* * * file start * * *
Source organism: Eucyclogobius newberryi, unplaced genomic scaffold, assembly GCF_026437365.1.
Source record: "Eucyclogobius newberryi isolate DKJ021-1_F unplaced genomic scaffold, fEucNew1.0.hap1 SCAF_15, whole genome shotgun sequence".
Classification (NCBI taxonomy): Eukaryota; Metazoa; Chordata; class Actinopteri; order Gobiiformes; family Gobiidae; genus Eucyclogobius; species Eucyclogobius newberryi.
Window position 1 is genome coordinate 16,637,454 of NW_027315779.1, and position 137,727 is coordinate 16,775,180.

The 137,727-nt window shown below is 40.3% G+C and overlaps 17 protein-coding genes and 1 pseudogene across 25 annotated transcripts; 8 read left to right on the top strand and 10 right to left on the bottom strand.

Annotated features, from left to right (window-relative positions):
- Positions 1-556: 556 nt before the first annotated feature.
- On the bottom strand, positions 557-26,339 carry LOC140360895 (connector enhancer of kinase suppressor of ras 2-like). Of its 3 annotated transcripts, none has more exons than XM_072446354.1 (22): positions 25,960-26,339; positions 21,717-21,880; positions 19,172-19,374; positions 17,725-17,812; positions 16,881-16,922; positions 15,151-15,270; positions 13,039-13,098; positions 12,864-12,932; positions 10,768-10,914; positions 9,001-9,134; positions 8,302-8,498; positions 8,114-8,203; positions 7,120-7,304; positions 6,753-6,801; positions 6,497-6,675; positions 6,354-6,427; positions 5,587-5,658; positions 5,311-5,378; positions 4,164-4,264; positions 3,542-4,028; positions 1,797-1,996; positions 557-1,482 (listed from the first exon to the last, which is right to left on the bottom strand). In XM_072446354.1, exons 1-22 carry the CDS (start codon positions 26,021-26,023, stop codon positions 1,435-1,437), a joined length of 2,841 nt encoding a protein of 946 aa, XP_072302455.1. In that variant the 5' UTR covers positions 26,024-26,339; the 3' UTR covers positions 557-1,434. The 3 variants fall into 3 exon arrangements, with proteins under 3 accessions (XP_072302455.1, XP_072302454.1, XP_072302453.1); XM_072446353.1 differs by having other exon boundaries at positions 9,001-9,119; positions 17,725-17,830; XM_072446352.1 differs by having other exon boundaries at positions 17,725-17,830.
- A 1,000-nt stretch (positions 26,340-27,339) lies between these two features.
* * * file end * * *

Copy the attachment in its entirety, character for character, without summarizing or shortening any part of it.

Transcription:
Source organism: Eucyclogobius newberryi, unplaced genomic scaffold, assembly GCF_026437365.1.
Source record: "Eucyclogobius newberryi isolate DKJ021-1_F unplaced genomic scaffold, fEucNew1.0.hap1 SCAF_15, whole genome shotgun sequence".
Classification (NCBI taxonomy): Eukaryota; Metazoa; Chordata; class Actinopteri; order Gobiiformes; family Gobiidae; genus Eucyclogobius; species Eucyclogobius newberryi.
Window position 1 is genome coordinate 16,637,454 of NW_027315779.1, and position 137,727 is coordinate 16,775,180.

The 137,727-nt window shown below is 40.3% G+C and overlaps 17 protein-coding genes and 1 pseudogene across 25 annotated transcripts; 8 read left to right on the top strand and 10 right to left on the bottom strand.

Annotated features, from left to right (window-relative positions):
- Positions 1-556: 556 nt before the first annotated feature.
- On the bottom strand, positions 557-26,339 carry LOC140360895 (connector enhancer of kinase suppressor of ras 2-like). Of its 3 annotated transcripts, none has more exons than XM_072446354.1 (22): positions 25,960-26,339; positions 21,717-21,880; positions 19,172-19,374; positions 17,725-17,812; positions 16,881-16,922; positions 15,151-15,270; positions 13,039-13,098; positions 12,864-12,932; positions 10,768-10,914; positions 9,001-9,134; positions 8,302-8,498; positions 8,114-8,203; positions 7,120-7,304; positions 6,753-6,801; positions 6,497-6,675; positions 6,354-6,427; positions 5,587-5,658; positions 5,311-5,378; positions 4,164-4,264; positions 3,542-4,028; positions 1,797-1,996; positions 557-1,482 (listed from the first exon to the last, which is right to left on the bottom strand). In XM_072446354.1, exons 1-22 carry the CDS (start codon positions 26,021-26,023, stop codon positions 1,435-1,437), a joined length of 2,841 nt encoding a protein of 946 aa, XP_072302455.1. In that variant the 5' UTR covers positions 26,024-26,339; the 3' UTR covers positions 557-1,434. The 3 variants fall into 3 exon arrangements, with proteins under 3 accessions (XP_072302455.1, XP_072302454.1, XP_072302453.1); XM_072446353.1 differs by having other exon boundaries at positions 9,001-9,119; positions 17,725-17,830; XM_072446352.1 differs by having other exon boundaries at positions 17,725-17,830.
- A 1,000-nt stretch (positions 26,340-27,339) lies between these two features.